This is the reasoning the Tea Partiers claim when calling for Obama to be overthrown; and that Lindsay Perigo (now shilling for a noted authoritarian who is the parliamentary leader of a noted authoritarian party) appealed when he declared the Clark government illegitimate. But while some legitimate grievances exist(ed) in both cases, those calls were and are vexatious. In reality a stronger standard is needed to maintain the balance between democracy and ultimate sovereignty. Of course, in both cases the calls for insurrection came to nought — they were manifestly idiotic and consequently did not attract support; and moreover, in both cases subsequent democratic elections under the systems that both provocateurs claimed were invidious returned strongly in favour of the opposition parties, utterly disproving the assertion. In the New Zealand case, the incoming government repealed the offending Electoral Finance Act, doubling that proof (and then proceeded to enact something very substantively similar, to very scarce outrage from anyone).

Of course, this principle of the peoples’ sovereignty means the electorate can relinquish its power, vest it permanently or semi-permanently in some other mechanism of power. I’ll get the obvious out of the way now: this is what happened to the Weimar Republic; the existing democratically-legitimate rulers of Germany ceded their authority to Hitler, who enjoyed impunity from democratic censure (and, it must be said, who brilliantly exploited the constitutional arrangements of the republic to engineer the ongoing popular support for his cause and the ineffectuality of his opponents). What happened in the years following 1933 is an example of why a movement’s commitment to robust democracy must be treated as fundamental, but the ultimate recourse to power must remain with the people.

For me what it all really boils down to is the comment usually attributed to Tocqueville, that a democratic society gets the government it deserves. But this is both misattributed and misquoted — it was Joseph de Maistre, and the original quote omits ‘democratic’. The implication is that any society gets the government it deserves. A sham democracy exists because those governed by it do not demand more — more representation, more transparency, more robustness, more accountability. A dictatorship is such because its victims didn’t do enough to prevent one from becoming entrenched, or overthrow it once it had become entrenched. This is a harsh view, and strictly incorrect — there is little the Ukrainian peasantry of the Holomodor could have done to prevent their expurgation as a result of Stalin’s decrees, and nothing they did to deserve such a fate, for instance — but the essence of truth in the quote is generally that, in the final analysis, nobody has a greater responsibility or ability to ensure that their government carries out the wishes of the people it governs than the people themselves.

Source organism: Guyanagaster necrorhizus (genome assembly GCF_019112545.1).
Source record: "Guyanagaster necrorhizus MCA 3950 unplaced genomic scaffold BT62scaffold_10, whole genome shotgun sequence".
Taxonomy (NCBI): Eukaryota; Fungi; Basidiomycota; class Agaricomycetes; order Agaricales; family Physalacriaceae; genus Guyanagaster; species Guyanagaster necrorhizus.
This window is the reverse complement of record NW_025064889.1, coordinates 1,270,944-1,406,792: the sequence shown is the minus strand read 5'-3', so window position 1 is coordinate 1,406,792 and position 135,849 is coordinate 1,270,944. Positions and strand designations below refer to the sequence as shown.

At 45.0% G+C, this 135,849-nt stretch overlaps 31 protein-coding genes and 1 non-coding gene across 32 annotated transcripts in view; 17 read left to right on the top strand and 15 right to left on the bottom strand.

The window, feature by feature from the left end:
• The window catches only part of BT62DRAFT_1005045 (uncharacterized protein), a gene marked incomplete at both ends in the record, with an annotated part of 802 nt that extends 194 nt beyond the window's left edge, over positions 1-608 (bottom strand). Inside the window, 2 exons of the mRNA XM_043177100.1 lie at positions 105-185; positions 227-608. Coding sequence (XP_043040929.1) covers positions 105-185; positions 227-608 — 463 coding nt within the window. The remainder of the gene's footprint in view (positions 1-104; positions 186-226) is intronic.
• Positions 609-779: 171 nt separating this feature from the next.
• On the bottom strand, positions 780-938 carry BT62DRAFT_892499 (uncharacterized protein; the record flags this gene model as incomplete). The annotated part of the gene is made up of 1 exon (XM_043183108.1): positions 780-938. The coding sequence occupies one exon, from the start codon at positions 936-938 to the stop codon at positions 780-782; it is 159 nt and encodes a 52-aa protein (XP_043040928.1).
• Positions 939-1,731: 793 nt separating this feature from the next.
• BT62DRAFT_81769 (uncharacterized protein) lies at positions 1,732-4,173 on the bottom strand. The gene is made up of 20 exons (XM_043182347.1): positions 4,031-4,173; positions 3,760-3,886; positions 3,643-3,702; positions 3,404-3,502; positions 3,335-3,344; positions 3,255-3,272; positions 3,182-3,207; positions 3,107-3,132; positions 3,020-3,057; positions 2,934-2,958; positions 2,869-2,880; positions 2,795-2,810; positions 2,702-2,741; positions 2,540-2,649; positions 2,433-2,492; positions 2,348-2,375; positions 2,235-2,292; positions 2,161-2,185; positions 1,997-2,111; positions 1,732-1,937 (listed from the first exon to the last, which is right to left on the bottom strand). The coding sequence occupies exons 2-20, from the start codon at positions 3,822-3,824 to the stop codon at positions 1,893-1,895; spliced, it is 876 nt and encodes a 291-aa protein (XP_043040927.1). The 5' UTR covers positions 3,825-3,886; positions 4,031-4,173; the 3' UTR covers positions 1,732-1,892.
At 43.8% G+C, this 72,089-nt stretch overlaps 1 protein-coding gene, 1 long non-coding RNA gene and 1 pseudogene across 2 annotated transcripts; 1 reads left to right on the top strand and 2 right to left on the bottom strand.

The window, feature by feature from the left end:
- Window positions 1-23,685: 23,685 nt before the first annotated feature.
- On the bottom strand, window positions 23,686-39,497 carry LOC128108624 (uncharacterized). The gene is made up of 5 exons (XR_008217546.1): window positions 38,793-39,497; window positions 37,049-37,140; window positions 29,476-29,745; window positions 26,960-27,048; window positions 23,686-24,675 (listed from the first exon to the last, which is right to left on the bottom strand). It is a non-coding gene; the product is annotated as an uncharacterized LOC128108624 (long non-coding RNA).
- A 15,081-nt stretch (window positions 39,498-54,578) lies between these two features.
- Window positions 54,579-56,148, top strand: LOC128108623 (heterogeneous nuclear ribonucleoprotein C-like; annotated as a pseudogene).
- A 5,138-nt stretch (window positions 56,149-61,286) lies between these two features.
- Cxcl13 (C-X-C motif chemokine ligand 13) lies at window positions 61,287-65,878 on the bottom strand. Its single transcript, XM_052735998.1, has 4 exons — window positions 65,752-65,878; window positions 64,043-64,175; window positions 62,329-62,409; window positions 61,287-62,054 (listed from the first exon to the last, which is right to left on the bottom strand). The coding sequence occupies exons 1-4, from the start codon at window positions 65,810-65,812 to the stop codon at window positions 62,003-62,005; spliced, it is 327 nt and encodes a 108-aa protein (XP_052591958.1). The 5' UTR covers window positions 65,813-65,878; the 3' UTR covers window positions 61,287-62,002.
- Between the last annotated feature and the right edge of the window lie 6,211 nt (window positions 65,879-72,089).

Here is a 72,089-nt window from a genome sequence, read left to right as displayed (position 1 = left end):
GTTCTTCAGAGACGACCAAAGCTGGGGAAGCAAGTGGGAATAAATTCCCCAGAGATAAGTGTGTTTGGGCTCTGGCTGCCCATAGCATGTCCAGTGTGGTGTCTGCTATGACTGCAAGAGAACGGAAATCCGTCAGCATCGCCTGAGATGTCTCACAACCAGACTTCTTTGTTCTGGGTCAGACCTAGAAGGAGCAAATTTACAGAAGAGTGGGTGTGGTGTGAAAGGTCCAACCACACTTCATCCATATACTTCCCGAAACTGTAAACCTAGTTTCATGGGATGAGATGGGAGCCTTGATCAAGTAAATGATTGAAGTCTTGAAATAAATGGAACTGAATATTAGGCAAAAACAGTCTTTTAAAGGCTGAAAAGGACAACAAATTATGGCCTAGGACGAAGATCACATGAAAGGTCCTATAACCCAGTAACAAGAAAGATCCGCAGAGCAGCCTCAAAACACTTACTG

L

Protesting a little bit too much

datePosted on 10:31, October 23rd, 2009 by Lew

21clarkyoungnats_smallDPF published two posts yesterday about prominent lefties comparing righties to fascists: Minto comparing Bush to Hitler and Amin, and Carter comparing Key to Mussolini. I agree with him that both comparisons are entirely unjustified, and do a great disservice to political discourse in this country.

But without taking away from that, let’s not forget that David, his commentariat, his blogging cohort and indeed some of his ideological allies have spent most of the past decade making political hay by comparing Helen Clark to various dictators. David was central to the Free Speech Coalition whose billboards protesting the Electoral Finance Act evoked Mao Zedong and Frank Bainimarama; he wrote a weekly column entitled ‘Dispatch from Helengrad’, perpetuating the Clark=Stalin syllogism; his blog permits and tacitly endorses the almost daily comparison of left-wing political figures to tyrants; his closest blogging acquaintance Cameron Slater has constructed his political profile almost entirely of such cloth. The National and ACT parties themselves have a very large portfolio of such comparisons — from the Young Nats publishing the famous image above, to Heather Roy talking about the Clark government’s ‘feminazi’ welfare agenda to Bill English’s frequent comparisons of the Clark government to the Mugabe regime in Zimbabwe, both in the House and in the media. And how could I forget John Banks — former National party cabinet minister and now Citizens & Ratepayers Mayor of Auckland — whose public comparisons of Clark to Hitler, Stalin, Mao and Pol Pot and references to her as the ‘Chairman of the Central Committee’ among others only ceased when he decided to run for Mayor and they were no longer politically tenable. To say nothing of the foaming of various branches of the libertarian and objectivist movements, who are admittedly further from National than Labour are, but nevertheless have been occasional allies of convenience. Although typically less egregious than Carter’s and Minto’s comparisons, these are all the same in principle. The difference is one of magnitude, not of type. And the very worst examples of the type are exclusively from the right.

I should imagine that many of those who engaged in these sorts of attacks on Clark and her government but who are wide-eyed with mock outrage now that the shoe is on the other foot believe (to themselves if not in public) that the former comparisons were rooted in reality, while these latter are not and so are not justified. This demonstrates a phenomenal absence of political or historical perspective: Clark, like Bush, was removed peacefully from office by the ordinary process of democratic action, and the comparison of their programmes with those of the named dictators simply does not bear comparison, and it is disrespectful to history to draw it. David is right to point out that Labour are wrong for stooping to the level of National and ACT and their less-savoury constituents, but that does not erase the initial wrongness which spawned it, and in which he played a role.

L

[Edited to add Banksie and the libertarians to the list of offenders, and add the image at top.]